The Tagar culture is one of the most archaeologically well-studied groups of early nomads from Southern Siberia. The Tagar archaeological culture existed in the territory of the Minusinsk basin (the Sayan mountain system, middle reaches of the Yenisei River, Republic of Khakassia, Russia) in the northeastern periphery of the Eurasian steppe belt for almost the entire 1st millennium BC, that is, during the pre-Scythian, Scythian, and Early Xiongnu-Sarmatian periods. During this time, the Tagar culture progressed through several stages (for details of these stages see S4 File), which differ in material culture features and funeral practices [5, 6]. According to a generally accepted archaeological hypothesis, stages of the Tagar culture shared a common cultural basis [5, 6]. But several waves of external cultural influence could be a driving force for changes in the Tagar material culture and burial practice [6].

To date, several thousand burials and numerous other sites belonging to the Tagar culture have been excavated in the Minusinsk basin and adjacent territories (for a review of the excavated Tagar sites, see [5, 7]). Despite the accumulation of large amounts of archaeological and anthropological materials, many issues related to the Tagar culture remain unresolved, especially with respect to the biological (genetic) characteristics of Tagar populations. The genetic roots of the Tagar population, the degree of genetic continuity during different chronological stages of the Tagar culture (Early, Middle, and Late stages), and interactions with other groups of early nomads from adjacent regions of Southern Siberia, Central Asia, and other regions of Eurasia remain unclear.

There are uncertainties related to the formation of the Tagar population. The Minusinsk basin was not isolated from external migration flows, which were especially intense during the Bronze Age. The degree of influence of Bronze Age migrants and autochthonous genetic components in the initial formation of the Tagar population and external influences at different stages of the culture are subjects of discussion among archaeologists [6, 8, 9]. Cultural and genetic contacts with synchronous groups of early nomads from other regions of Southern Siberia are also unclear. The relative originality of Tagar material culture with some clearly similar features with surrounding Early Iron Age populations (including epochal features) is archaeologically noted [6].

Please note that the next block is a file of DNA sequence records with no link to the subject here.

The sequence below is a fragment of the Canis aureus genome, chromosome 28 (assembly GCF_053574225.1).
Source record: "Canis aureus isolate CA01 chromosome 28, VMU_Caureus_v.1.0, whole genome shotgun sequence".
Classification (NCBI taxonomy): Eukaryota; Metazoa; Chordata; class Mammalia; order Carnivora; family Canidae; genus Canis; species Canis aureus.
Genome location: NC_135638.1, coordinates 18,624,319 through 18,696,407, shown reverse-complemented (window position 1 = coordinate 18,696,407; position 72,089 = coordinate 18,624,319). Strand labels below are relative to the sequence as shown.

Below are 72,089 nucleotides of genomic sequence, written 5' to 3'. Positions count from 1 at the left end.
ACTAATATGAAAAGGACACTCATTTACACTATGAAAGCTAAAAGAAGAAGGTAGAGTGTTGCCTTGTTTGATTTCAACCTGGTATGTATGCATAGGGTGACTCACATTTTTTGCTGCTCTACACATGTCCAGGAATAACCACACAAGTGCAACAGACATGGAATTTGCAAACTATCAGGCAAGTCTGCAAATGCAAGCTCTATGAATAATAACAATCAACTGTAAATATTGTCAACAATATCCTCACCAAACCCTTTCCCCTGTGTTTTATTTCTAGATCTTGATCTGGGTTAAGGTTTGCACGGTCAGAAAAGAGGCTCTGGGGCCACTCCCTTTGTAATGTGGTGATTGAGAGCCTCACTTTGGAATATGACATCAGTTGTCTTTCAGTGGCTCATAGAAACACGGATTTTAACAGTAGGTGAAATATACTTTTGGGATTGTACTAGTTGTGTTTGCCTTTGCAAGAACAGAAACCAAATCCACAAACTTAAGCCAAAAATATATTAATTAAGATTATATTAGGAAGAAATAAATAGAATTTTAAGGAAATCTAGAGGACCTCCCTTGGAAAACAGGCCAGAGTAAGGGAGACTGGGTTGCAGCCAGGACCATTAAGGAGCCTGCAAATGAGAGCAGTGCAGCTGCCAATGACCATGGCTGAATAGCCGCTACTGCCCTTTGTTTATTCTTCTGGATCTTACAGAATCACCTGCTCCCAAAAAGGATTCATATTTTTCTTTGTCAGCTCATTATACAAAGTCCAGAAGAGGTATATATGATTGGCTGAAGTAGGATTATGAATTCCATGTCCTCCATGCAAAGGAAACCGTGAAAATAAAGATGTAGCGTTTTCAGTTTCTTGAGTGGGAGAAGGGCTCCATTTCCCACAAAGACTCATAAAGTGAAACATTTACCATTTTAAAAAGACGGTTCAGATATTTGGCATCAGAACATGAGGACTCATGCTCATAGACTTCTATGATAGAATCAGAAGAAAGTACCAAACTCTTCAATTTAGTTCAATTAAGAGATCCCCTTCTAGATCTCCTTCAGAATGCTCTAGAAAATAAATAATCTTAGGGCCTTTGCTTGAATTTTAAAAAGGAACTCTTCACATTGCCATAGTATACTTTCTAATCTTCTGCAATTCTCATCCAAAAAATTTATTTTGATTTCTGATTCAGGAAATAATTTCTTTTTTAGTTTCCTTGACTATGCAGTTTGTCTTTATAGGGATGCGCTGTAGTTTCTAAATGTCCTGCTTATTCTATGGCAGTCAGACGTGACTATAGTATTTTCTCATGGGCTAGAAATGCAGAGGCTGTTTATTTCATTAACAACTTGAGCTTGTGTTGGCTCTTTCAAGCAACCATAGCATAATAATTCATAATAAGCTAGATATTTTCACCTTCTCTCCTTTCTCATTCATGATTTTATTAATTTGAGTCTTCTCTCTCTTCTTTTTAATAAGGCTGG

Despite large collections of Tagar paleoanthropological materials, paleogenetic studies are limited. The paleogenetic data published to date include small series of mtDNA and Y-chromosome samples without a specified chronology (only the chronological frames of the entire culture are indicated) [10] and several mtDNA samples from the Barsuchiy Log site belonging to the Middle stage of the Tagar culture [4], for a total of 16 mtDNA samples (S3 File). Thus, previously published data are insufficient to characterize the genetic makeup of the Tagar population as a whole or to assess the genetic dynamics of the Tagar population and its genetic links with other ancient populations of Eurasia.